Although non-binding, the 1994 International Conference on Population and Development (Cairo) Programme and the 1995 World Conference on Women (Beijing) Platform are highly persuasive consensus statements that confirm the centrality of reproductive rights in advancing the health of populations and the status of women. Beijing in particular recognizes women?s right to control their own sexuality and sexual relations and to decide upon these matters on an equal basis with men.

Key Human Rights Arguments You Could Use

Countries must follow the Cairo Programme to be in compliance with their duties to promote, protect, and fulfill women?s rights to good reproductive health. The CEDAW Committee, the United Nations body that monitors countries? CEDAW compliance, declares that governments should ?ensure universal access for all women to a full range of high-quality and affordable health care, including sexual and reproductive health services.? The Committee uses the uses the Cairo Programme in developing performance standards to determine whether countries are in compliance with their obligations to uphold reproductive health and rights.

Legal Remedies You Could Try

Subjecting a country to international scrutiny is an effective way of pressing a country to modify laws and policies that permit human rights abuse. The international legal system offers several ways to advocate for country-level improvement of reproductive rights.

  • Advocates desiring to prevent or redress a country?s violation of reproductive rights can press their country to ratify CEDAW. The process of awareness raising about human rights entitlements and reproductive health needs can empower communities to demand governmental action to improve reproductive health.
  • Countries party to CEDAW should be encouraged to adopt national laws and policies reflecting the principles in CEDAW. Laws and policies create the framework through which governments affect the behavior of people, thereby enhancing government accountability to citizens? reproductive rights, shaping people?s understanding of equity and justice, and limiting private violations of reproductive rights.[7]
  • Advocates can also submit reports to the CEDAW Committee detailing a country?s purported violations of reproductive rights and requesting the Committee?s sanction of these violations and guidance to prevent reoccurrences of abuse. The glare of international scrutiny and censure, and the help of international guidance, can spur countries to ensure that laws and policies are consistent with human rights standards and supportive of reproductive health.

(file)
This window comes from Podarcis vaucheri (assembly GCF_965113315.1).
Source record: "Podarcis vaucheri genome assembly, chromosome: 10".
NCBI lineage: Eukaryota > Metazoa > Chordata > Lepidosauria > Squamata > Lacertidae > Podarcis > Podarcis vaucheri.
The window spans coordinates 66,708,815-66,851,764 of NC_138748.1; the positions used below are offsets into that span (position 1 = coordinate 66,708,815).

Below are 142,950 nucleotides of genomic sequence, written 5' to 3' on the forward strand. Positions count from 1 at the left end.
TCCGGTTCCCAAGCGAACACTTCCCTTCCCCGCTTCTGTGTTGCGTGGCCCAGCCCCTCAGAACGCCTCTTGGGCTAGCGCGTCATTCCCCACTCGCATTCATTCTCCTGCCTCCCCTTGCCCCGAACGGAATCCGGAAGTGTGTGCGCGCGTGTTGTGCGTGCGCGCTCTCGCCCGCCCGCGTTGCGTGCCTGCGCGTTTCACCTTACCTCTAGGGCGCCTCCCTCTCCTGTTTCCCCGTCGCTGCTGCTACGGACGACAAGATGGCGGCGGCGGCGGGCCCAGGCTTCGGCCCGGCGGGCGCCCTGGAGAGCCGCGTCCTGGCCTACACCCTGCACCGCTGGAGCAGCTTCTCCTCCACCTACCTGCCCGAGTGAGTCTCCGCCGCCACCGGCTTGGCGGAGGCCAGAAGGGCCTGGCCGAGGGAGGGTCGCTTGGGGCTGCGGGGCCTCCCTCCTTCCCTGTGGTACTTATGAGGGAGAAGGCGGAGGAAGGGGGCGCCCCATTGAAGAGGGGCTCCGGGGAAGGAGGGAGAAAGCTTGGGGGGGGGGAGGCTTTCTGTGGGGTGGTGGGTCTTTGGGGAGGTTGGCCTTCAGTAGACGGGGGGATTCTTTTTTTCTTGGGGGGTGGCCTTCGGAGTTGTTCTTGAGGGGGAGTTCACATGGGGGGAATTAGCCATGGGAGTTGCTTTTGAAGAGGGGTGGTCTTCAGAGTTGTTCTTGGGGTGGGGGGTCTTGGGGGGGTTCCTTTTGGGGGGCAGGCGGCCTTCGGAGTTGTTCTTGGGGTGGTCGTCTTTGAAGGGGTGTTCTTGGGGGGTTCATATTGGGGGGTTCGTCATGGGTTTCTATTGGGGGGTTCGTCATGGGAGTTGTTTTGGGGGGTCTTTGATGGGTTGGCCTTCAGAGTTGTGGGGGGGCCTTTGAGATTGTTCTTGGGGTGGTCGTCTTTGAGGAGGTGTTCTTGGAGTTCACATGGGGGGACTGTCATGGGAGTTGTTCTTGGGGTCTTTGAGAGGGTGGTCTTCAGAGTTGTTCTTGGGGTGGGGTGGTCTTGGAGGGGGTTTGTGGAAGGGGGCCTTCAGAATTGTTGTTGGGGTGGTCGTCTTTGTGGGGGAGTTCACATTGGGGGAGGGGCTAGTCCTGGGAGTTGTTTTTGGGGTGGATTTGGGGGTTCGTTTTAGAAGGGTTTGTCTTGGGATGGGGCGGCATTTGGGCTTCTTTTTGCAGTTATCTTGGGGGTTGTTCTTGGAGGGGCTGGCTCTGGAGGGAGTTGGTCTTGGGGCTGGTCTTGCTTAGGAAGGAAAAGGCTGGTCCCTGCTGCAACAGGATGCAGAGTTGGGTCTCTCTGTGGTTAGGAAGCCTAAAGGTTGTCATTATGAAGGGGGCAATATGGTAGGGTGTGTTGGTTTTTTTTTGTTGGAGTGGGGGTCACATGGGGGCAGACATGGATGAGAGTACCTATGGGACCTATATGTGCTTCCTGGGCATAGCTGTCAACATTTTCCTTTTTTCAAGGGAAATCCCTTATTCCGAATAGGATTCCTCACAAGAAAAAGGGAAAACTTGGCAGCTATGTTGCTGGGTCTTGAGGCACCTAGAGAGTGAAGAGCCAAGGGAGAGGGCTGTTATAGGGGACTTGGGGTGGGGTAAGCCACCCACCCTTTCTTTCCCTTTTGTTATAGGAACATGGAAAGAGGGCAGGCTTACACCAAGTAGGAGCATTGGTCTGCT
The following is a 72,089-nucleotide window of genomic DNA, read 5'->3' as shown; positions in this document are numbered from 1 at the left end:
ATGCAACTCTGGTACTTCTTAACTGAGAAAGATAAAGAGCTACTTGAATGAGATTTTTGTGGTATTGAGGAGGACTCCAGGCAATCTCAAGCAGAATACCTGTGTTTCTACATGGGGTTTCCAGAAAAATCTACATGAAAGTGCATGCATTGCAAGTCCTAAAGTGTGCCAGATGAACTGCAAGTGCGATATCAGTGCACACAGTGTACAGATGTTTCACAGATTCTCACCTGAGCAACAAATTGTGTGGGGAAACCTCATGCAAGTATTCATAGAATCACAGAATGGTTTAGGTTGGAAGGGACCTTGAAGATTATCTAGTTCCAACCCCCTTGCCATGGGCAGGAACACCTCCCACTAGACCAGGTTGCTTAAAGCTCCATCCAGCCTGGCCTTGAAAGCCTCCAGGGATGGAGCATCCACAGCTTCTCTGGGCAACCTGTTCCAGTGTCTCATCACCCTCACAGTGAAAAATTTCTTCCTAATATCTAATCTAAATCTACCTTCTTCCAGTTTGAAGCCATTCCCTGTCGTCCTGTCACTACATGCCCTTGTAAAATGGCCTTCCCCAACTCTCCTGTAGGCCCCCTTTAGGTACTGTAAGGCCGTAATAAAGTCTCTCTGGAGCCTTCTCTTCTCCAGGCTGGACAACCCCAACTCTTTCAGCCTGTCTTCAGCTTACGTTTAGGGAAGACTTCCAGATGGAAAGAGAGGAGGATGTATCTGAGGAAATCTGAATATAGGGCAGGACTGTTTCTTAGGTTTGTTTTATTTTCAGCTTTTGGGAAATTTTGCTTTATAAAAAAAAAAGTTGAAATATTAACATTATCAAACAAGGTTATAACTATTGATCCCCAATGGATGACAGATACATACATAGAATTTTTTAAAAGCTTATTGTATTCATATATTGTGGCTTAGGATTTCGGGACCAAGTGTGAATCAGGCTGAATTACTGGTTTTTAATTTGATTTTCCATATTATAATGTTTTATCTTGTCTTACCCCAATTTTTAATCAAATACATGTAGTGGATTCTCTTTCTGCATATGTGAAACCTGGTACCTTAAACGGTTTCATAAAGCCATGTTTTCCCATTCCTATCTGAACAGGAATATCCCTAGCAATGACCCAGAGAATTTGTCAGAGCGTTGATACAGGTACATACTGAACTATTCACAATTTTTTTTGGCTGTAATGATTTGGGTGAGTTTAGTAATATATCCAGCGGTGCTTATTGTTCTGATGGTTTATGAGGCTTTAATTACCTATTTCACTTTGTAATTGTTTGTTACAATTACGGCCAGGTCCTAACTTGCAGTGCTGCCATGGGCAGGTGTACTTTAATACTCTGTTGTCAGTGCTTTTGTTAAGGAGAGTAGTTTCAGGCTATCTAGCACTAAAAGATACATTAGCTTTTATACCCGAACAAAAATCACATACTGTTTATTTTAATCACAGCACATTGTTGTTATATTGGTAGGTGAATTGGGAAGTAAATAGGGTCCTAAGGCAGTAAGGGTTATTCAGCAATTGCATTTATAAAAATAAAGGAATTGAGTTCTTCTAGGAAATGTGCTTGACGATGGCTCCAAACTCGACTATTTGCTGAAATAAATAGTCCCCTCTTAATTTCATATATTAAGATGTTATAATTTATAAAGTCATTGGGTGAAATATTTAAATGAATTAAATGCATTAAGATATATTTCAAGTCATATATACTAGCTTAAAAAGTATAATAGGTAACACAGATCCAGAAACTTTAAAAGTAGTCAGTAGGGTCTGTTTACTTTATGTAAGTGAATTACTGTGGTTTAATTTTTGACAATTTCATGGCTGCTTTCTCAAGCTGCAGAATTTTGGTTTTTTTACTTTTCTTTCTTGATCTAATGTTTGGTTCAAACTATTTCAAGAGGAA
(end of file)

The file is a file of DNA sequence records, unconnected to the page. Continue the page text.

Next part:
A note on legal remedies:
These topics highlight legal strategies health advocates can take to remedy situations abusive of reproductive health and human rights.

Legal remedies, such as submitting a complaint to an international treaty body or revising laws to comply with international human rights standards, promote enabling policy environments critical to promoting reproductive health and gender equity. At the same time, the social change needed to ensure human rights requires a range of advocacy strategies including, but not limited to, the legal system. For instance, advocates may need to focus on how laws are actually implemented. Or advocacy efforts may need to focus on the cultural beliefs that contradict basic rights or on educating men and women about their rights. Advocates should assess which approaches are most promising for promoting human rights within a given context. When possible, advocates should include legal remedies so to create the legal change necessary for reproductive health policy change.

[1] Reproductive health implies that people are able to have a satisfying and safe sex life and that they have the capability to reproduce and the freedom to decide if, when and how often to do so. Implicit in this last condition is the right of men and women to be informed and to have access to safe, effective, affordable and acceptable methods of family planning of their choice, as well as other methods of their choice for regulation of fertility which are not against the law, and the right of access to appropriate health-care services that will enable women to go safely through pregnancy and childbirth and provide couples with the best chance of having a healthy infant. Further Actions and Initiatives to Implement the Beijing Declaration and Platform for Action (Beijing +5), para. 72 (i)

[3] ICPD Programme, para. 7.2.

[4] Cf. ICPD Programme, para. 7.6

[5] International Covenant on Economic, Social and Cultural Rights, Art. 12.

[6] ICPD Programme, para. 7.2.

[7] Center for Reproductive Law and Policy, Reproductive Rights 2000: Moving Forward 12; World Health Organization, Considerations for Formulating Reproductive Health Laws 7.

This Topic was written by Genevieve Grabman, JD, MPH, in collaboration with Anne K. Eckman, PhD and POLICY's Gender and Human Rights Working Groups. Questions and comments should be directed to